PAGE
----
President Donald Trump addressed several issues on Wednesday during the first Cabinet meeting of 2019, including the current government shutdown, foreign aid, and funding for the border wall he has long championed.
The federal government has now been partially shut down for two weeks, after Congressional leaders and White House officials failed to pass a new government spending bill before the Dec. 21 expiration date of the previous bill.
The main point of disagreement: the border wall along the US-Mexico border, a central promise of Trump’s campaign.
The president referenced several figures and suggested funding streams for the wall — conservatively estimated to cost $5.7 billion — during his remarks, but many of his claims about foreign aid were not accurate.
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Here’s a look at some of the facts and figures behind his Cabinet meeting statements:
The current budget for foreign aid is $54.4 billion “which is, by itself, a lot,” Trump said.
Relatively speaking, it’s not a lot. In fact, it’s about 0.26% of the country’s gross domestic product (GDP), according to the most recent government data.
The president also said that Democrats “want $12 billion additional for foreign aid,” but the budgets proposed and approved were put forward by a Republican-led Congress, and passed with bipartisan support. Foreign aid has historically been a bipartisan issue and is seen by many as a means of strengthening US diplomacy, promoting democracy, supporting development, and securing peace.
The sum of $54.4 billion approved by Congress is approximately $15 billion more than the steep cut that President Trump allocated for foreign aid through the State Department and the US Agency for International Development (USAID) in his budget. Trump had earmarked just $39.3 billion for critical assistance programs, including global health and humanitarian efforts.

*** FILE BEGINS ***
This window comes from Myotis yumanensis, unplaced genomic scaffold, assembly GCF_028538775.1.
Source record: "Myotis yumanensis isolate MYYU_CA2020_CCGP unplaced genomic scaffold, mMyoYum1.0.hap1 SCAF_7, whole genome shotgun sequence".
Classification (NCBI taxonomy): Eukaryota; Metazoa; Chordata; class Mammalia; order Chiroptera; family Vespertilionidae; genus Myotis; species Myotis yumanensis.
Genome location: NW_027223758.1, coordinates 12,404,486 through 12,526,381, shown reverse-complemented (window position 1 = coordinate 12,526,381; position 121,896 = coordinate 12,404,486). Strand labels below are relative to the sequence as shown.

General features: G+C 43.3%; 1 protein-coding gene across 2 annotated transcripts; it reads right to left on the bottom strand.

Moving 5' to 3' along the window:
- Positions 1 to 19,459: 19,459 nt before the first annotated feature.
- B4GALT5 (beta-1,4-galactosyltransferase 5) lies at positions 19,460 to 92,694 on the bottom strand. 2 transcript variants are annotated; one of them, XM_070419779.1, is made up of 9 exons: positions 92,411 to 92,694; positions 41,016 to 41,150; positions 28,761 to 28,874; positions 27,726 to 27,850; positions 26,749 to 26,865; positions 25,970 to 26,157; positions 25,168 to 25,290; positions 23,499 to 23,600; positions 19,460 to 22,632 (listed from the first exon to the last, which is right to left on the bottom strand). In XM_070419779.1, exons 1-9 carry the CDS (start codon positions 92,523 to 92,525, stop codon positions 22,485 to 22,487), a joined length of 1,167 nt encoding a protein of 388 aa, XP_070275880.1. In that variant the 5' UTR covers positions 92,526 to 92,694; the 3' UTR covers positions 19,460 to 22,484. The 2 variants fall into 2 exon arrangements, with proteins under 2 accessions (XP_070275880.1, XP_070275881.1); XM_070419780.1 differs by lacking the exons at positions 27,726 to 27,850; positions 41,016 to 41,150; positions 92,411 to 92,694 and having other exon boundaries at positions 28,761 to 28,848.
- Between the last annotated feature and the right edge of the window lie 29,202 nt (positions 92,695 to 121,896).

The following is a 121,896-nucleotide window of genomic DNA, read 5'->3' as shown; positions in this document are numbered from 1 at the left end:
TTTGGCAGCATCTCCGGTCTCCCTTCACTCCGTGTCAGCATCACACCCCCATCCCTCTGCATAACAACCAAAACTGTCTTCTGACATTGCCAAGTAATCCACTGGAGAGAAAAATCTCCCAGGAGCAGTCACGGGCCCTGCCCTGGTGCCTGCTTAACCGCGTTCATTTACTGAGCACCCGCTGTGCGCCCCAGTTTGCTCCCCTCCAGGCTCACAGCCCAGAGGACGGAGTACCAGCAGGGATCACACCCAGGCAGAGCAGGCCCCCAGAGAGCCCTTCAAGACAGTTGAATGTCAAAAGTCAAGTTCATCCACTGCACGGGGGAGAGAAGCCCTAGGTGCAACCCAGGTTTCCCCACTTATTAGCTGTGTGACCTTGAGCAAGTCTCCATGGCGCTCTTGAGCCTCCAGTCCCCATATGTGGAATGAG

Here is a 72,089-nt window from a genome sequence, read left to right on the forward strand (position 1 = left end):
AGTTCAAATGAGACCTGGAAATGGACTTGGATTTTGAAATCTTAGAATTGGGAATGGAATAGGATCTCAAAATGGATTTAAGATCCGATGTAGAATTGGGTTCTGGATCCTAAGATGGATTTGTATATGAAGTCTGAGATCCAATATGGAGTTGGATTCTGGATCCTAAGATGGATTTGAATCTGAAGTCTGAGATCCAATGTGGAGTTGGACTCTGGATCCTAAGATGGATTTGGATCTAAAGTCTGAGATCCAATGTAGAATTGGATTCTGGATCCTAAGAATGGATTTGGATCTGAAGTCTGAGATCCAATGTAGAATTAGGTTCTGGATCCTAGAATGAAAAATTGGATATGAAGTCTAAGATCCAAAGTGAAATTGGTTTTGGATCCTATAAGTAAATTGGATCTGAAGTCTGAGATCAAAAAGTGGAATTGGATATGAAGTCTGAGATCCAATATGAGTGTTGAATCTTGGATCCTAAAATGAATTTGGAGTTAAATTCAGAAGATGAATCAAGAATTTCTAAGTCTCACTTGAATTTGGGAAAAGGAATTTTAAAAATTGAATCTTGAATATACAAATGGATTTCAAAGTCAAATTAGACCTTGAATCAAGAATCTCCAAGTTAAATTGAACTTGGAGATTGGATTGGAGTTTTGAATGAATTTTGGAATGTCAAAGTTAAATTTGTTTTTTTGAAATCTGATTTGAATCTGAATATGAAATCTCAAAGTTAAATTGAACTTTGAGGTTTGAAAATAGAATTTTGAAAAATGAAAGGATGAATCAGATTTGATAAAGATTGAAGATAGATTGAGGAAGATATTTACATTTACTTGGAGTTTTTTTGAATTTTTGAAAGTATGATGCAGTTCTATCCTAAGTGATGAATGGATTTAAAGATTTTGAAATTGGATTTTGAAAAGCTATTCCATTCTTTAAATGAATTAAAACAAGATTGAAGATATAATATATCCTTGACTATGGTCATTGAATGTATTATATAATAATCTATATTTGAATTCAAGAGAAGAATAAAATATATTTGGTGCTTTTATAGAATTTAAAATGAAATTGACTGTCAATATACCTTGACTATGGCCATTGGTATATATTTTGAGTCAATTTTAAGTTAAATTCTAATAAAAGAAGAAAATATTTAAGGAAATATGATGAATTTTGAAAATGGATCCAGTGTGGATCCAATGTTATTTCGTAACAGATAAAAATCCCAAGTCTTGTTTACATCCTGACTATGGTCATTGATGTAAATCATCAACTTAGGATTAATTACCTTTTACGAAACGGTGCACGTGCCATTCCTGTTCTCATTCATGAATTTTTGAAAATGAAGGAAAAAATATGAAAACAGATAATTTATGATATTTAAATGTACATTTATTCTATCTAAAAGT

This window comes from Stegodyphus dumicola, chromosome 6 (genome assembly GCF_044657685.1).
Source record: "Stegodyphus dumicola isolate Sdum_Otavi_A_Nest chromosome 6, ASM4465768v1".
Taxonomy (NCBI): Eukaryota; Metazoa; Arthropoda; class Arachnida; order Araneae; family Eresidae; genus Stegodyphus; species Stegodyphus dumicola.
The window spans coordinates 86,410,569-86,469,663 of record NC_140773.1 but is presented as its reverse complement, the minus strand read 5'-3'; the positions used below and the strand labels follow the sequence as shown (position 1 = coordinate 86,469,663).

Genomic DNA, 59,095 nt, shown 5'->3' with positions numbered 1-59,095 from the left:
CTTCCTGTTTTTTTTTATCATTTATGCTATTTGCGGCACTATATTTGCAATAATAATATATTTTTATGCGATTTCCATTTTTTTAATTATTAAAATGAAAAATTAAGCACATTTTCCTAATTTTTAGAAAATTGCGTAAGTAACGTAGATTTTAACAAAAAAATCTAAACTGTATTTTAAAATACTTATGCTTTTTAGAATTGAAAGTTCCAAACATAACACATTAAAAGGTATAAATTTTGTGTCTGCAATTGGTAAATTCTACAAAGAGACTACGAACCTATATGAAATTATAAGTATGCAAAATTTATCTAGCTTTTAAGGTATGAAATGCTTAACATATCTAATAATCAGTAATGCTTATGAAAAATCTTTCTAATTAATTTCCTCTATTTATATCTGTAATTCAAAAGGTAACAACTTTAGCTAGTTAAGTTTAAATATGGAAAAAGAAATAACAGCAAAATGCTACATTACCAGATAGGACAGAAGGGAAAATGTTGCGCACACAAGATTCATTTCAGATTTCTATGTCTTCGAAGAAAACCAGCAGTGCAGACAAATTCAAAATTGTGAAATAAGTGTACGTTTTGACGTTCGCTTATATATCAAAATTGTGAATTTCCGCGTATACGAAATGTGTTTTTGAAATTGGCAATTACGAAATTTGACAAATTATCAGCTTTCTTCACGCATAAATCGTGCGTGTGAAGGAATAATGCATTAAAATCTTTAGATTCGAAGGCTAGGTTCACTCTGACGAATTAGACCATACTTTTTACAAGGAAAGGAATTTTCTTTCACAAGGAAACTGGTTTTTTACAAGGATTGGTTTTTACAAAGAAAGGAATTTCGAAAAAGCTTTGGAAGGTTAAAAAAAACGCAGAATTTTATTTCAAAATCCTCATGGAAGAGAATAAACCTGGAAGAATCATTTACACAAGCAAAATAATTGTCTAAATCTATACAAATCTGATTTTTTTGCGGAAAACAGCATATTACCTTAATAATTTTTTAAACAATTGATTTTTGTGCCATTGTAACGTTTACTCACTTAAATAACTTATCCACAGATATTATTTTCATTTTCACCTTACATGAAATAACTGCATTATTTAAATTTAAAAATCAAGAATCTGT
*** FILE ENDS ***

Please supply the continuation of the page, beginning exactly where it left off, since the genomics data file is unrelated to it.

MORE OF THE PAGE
The budget Congress approved in June covers foreign operations including humanitarian and economic assistance programs through the State Department and USAID, as well as military assistance programs.
“We’re giving away $54 billion in foreign aid. So we give money to countries, but we don’t give money to our own country, which is another thing that I’ve been complaining about,” Trump said.
In fact, the US spends trillions on itself and its citizens. This year, the US is predicted to spend about $4.4 trillion. Most of that is considered “mandatory spending,” which will be spent on programs that support Americans, including Social Security, Medicare, and Medicaid. But about $1.3 trillion of that falls under “discretionary spending” budget, which Congress sets every year — more than half of this typically goes toward the military.
“Think of it: We give $54 billion — a lot of it because they [Democrats] want to give it. They don’t even know who they’re giving it to. In many cases, people don’t ... even know the name of the country,” Trump said.
Money isn’t just being given out to random countries. Much of US foreign aid goes toward helping the world’s poorest and most vulnerable people.
The vast majority of US foreign aid funding does not go directly to governments, but is distributed through agencies like USAID, a US-led international aid agency, and NGOs and organizations working in partnership with USAID and the State Department.
Foreign aid is consistent with American leadership — even prominent Republicans such as George W. Bush have championed programs like the President's Emergency Plan for AIDS Relief (PEPFAR), which has saved more than 17 million lives.
“It’s very unfair when we give money to Guatemala and to Honduras, and to El Salvador, and they do nothing for us,” Trump said.
Trade between the US, Guatemala, Honduras, and El Salvador amounts to billions of dollars every year.
The US exported $5.1 billion worth of goods to Honduras in 2017 and imported $4.6 billion worth of goods, including clothing, electronics, bananas, coffee, and spices, in 2017. And trade activity with Guatemala totaled $12.4 billion in 2016, according to the most recently available government data.
The US actually benefits from trade with these countries, and all three Central American countries, which are dealing with high rates of poverty and violence, benefit from US foreign aid assistance.